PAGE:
1959 – David Rose
My Dad, Art Rose (#11), a forward for the Comets from 1959-64, taught me to skate at the Clinton Arena. I still have my skates from probably around 1970 when I was 3 or so, and can still remember stepping onto that ice where my Dad had been a star player just under a decade earlier. Even though his name is on the Memorial Cup in the Hockey Hall of Fame from when he was with the Montreal Canadians, most of the stories I remember Dad and my Mom (Jean) regaling us with were ones associated with his time with the Comets.
Stories about my Godfather, Angie Defelice, and his brother Norm, who never hesitated going into the stands to defend a teammate, are ones I still remember. My sister Jennifer and I and many family friends heard the names Jack Kane, Pete Babando, or Tim Hook in too many stories to count.
And it makes sense their memories of Clinton were so vivid and bright, as my parents came to Clinton from Canada, to start a family and Dad’s post-hockey career. If it was not for Dad signing with Clinton, my life would have turned out much different. That is because Mom and Dad adopted me in 1967, and Jennifer in 1970, bringing us home from Utica to our house in New Hartford. But for the Comets, Jennifer and I would not be siblings, and we would not have had the best parents in the world to raise us!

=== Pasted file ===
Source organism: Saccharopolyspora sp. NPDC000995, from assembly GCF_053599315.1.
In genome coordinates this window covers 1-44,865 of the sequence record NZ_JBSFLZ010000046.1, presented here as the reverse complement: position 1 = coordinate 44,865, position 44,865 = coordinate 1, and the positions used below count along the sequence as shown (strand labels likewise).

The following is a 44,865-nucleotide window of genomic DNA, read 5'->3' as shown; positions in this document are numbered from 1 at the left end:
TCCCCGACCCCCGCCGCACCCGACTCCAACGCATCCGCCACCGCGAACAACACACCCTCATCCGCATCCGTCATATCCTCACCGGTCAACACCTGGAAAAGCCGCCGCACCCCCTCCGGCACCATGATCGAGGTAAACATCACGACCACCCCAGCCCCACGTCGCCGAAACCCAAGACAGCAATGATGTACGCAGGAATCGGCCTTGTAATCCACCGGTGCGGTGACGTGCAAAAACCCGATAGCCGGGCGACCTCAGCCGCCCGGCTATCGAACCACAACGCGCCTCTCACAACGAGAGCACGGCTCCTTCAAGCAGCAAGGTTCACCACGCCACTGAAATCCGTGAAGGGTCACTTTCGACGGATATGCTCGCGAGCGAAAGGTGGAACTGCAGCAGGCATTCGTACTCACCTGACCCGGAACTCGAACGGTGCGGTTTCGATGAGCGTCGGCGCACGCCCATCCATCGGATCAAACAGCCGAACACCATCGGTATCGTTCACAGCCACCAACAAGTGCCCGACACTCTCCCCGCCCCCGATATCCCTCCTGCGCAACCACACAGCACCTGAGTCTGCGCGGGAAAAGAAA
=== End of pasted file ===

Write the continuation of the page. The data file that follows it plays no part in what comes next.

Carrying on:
And without the Comets, Dad would not have met Mel Edwards, who suggested Dad become an insurance adjuster, so he would have the 30-year career after hockey he had. Nor would we have met lifelong friends in Joe and Janice Lenhardt and their three boys, Joe, Mike, and Andy, and the many other friends we met along the way.
I could go on and on about how important the Clinton Comets are to my family. Instead, I will just say, “Thank you, Albert Prettyman!”
I look forward to seeing people in Clinton the 2nd weekend of February. Dad is 87 and dealing with dementia/Alzheimer’s. He lives with me in Westport, CT, so I am going to try to bring him out to the reunion. He likely will not remember too much or people he sees, but I would love for my 14-year-old son Mitchell to see his grandfather in the Clinton Arena one last time.
– David Rose